Apparently the soil in there is very much in favor of growing apples, and while yes, there’s few actual orchards, majority of the apple trees are in the residential yards. Most yards have at least one tree, depending on the size. The row house apartment I my family lived in until I was 21 had TINY backyard and we had two apple trees and one plum tree. If the house has a big yard and is in the older parts of the town (few neighboring town got merged in few years ago, so those parts don’t have the same apple culture) it’s kinda expected it has at least like 10 trees and probably berry bushes too. I swear, even some apartment buildings got apple trees.

    Okay, yeah, that town has weird relationship with apples (there’s goddamn apple festival!), but that’s my expectation and then I come to internet and start to learn how in USA you might be legally prohibited from growing any sort of edibles in your yard and you have to have your yard super neat and plain or else you get penalized?

    Okay, tbh I’m still bit fatigued from being sick for most of the week, so I can’t actually articulate how much that pisses me of, even though I most likely won’t ever have to deal with that because I live on the other side of the planet and I plan on only split my residential time between apartment buildings and my family’s cottage in the middle of the damn forest, where no one cares and even if they do they don’t actually have any leverage, but yeah fuck that shit!

    And maybe I should actually take my snooze tab and go to sleep, so I can some day get over this damn fatigue…

    #solarpunk#about usa#ranting #Kudos to you if you read all of that and it made sense to you #I'm fairly sure it won't make sense to me when I wake up
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  • seriously what’s stopping us from putting straight up fruit trees and stuff in our front yards???? lawns take up so much water and don’t offer shade or anything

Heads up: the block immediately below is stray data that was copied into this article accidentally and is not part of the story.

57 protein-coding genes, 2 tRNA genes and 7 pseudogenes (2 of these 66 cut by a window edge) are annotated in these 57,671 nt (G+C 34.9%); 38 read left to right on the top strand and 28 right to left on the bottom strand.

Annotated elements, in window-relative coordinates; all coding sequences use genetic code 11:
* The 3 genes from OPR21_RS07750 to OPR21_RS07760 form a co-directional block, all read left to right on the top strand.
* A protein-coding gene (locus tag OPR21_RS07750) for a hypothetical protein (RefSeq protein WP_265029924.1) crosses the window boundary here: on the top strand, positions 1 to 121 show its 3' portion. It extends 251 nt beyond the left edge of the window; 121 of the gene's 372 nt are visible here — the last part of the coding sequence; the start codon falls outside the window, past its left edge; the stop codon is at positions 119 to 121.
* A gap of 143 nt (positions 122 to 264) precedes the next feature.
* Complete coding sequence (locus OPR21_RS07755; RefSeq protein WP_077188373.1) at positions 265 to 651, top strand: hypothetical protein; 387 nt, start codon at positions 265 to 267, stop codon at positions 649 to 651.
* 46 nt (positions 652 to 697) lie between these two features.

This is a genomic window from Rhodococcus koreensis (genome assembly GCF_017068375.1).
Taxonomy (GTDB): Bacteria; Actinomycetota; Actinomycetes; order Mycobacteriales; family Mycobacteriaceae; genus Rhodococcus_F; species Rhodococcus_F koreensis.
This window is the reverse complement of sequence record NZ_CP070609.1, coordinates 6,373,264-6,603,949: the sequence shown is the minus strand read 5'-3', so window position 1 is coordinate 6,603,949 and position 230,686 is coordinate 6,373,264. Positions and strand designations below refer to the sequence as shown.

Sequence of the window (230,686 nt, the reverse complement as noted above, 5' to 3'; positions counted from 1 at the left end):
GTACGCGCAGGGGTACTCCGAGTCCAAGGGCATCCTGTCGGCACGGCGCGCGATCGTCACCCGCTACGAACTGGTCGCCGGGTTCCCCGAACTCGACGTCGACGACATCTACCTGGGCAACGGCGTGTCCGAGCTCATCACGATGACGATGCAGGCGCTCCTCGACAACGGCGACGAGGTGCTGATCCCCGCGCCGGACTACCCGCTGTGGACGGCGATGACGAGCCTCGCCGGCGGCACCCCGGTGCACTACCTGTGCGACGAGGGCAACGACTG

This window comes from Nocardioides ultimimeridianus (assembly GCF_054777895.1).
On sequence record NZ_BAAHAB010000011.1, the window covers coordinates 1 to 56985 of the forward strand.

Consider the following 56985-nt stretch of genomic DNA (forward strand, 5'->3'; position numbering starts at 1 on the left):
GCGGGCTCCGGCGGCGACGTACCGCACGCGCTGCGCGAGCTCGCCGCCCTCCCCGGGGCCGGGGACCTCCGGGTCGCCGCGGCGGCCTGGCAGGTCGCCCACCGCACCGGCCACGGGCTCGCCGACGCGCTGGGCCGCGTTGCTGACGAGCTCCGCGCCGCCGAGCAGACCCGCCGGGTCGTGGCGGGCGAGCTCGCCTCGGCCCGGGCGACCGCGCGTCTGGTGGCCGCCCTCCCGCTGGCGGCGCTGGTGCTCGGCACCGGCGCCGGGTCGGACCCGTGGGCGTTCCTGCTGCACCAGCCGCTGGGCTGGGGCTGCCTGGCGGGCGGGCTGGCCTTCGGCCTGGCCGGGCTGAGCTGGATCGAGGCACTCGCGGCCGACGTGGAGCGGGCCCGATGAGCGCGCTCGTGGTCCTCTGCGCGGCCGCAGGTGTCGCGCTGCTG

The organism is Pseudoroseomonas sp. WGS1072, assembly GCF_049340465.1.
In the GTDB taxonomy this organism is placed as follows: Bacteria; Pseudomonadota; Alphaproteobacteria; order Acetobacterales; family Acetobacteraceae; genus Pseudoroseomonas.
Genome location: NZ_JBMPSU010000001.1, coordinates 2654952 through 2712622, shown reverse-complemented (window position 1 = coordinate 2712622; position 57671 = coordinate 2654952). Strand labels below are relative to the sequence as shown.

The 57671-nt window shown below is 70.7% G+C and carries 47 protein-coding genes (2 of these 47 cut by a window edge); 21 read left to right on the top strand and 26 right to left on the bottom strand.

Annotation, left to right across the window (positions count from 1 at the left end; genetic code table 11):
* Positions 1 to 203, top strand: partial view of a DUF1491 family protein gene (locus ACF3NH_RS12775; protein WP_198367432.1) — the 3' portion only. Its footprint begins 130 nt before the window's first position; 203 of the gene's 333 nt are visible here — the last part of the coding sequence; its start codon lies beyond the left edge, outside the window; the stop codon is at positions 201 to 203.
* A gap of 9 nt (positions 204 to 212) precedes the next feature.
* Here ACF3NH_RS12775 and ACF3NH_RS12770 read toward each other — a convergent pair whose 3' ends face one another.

why are we paying for that lawn real estate if we never go out there? if you have trees, you can sit in the shade and read. you can take your computer out there and have zoom classes. you can say hi to your neighbors if you want. you can wait for dogs and say hi to them.

    and you can eat fruit and vegetables throughout their seasons. in our backyard i eat tomatoes and strawberries and lettuce since there’s always a surplus. why can’t we have a garden in the front yard too?

    not really a point here. just something i think about a lot. lawns suck.

    #solarpunk#lawns suck #food not lawns
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  • “An industrial wind
    Blows from the west
    It’ll burn out your eyes
    And suck out your breath “

    A miller in rural South Dakota takes advantage of a brief lull in the wind to play some old pre-collapse tunes. When the grids failed, people had to adjust their work to the rhythms of nature rather than an arbitrarily imposed schedule.

    Keep reading

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  • Alrighty, two batches of black walnut ink later, and I’m not sure my hands will ever be the same! The first batch was just the walnuts, plus a little rubbing alcohol to keep it from getting moldy. The second batch I cooked down with some rusty metal, to hopefully make it darker. The process is thus: